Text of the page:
Base flow hydrology and water quality of an Ozarks spring and associated recharge area, southern Missouri, USA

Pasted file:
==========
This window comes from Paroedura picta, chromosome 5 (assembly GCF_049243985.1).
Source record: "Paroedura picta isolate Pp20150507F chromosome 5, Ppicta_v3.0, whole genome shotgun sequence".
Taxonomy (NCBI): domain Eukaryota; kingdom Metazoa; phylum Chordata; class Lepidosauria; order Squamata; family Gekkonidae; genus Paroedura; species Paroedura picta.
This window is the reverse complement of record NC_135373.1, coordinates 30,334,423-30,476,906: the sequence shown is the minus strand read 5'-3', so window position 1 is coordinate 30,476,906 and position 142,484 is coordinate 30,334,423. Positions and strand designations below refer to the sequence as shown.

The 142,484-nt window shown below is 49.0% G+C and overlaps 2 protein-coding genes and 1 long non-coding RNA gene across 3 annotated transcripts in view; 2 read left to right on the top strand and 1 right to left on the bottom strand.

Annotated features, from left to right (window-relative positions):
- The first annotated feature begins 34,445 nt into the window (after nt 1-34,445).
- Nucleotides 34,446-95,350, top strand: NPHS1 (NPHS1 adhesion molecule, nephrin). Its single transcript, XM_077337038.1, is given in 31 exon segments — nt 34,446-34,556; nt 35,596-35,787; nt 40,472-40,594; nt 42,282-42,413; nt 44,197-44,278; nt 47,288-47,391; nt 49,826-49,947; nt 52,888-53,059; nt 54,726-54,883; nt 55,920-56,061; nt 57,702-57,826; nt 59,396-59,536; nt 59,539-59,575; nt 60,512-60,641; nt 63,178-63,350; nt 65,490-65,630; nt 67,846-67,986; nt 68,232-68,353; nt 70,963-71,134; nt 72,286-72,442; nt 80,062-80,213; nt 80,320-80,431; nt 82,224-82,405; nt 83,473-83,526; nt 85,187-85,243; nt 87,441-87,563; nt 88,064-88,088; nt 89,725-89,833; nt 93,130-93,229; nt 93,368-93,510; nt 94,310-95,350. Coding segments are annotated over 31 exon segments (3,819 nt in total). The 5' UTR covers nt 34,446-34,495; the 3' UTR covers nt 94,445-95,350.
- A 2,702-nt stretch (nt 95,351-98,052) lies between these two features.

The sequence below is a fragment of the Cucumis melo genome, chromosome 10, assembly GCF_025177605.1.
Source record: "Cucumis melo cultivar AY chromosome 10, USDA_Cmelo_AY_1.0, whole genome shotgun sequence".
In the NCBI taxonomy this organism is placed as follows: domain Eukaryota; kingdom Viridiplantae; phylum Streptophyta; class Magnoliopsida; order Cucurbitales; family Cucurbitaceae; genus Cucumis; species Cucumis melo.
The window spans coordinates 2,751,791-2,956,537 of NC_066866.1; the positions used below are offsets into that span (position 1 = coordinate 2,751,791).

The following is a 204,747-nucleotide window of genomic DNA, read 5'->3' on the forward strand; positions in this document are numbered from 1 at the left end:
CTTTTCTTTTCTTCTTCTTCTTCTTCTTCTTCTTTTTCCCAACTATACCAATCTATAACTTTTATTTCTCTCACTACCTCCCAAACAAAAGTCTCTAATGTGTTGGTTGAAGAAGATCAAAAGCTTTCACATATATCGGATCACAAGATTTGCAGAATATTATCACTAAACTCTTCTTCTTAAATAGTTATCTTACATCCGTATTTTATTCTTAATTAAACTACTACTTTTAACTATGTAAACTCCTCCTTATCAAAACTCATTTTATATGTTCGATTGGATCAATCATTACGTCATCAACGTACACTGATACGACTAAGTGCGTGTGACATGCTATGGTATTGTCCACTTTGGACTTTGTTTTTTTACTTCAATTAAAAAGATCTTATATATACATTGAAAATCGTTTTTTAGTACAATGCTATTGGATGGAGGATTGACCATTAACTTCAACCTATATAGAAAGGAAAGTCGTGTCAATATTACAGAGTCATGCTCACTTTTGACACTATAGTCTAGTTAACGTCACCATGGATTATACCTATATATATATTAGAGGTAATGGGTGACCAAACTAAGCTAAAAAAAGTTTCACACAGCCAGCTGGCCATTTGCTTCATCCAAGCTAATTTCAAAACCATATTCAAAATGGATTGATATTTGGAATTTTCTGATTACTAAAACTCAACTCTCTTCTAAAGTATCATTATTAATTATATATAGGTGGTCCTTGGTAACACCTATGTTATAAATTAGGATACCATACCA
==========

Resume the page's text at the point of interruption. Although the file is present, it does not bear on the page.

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Human activities in the karst Ozark Plateaus can impact water quality of springs where surface water is rapidly transferred to subsurface conduits. Bennett Spring, in southern Missouri, is the fourth largest spring in the state and supports local tourism activities. Questions regarding poorly functioning on-site wastewater systems (OWS) have raised concerns over the long-term water quality of the spring. This study reports the results of a surface water quality monitoring program in the recharge area where monthly samples were collected at base flow to identify potential pollution sources to the spring. Base flow hydrology of the recharge area was highly variable over the study period, which was drier than normal, causing an incomplete sampling record due to no flow conditions at some sites. For most of the year, nutrient levels were less than the eutrophic threshold (ET) of 0.075 mg/l total phosphorus (TP) and 1.5 mg/l total nitrogen (TN). Sites that consistently displayed concentrations of TP and TN higher than the ET were influenced by wastewater treatment plants (WTP) or OWS. Sites with nutrient concentrations above the ET were likely influenced by the re-release of nonpoint source related TP and TN delivered to streams during storm events. Water quality and discharge at the spring outlet remained consistent over the sampling period suggesting diffuse recharge from a deep aquifer source is able to dilute shallow ground water sources carrying nonpoint pollutants at base flow. Historical and regional data comparisons show these trends have been consistent over at least the last two decades.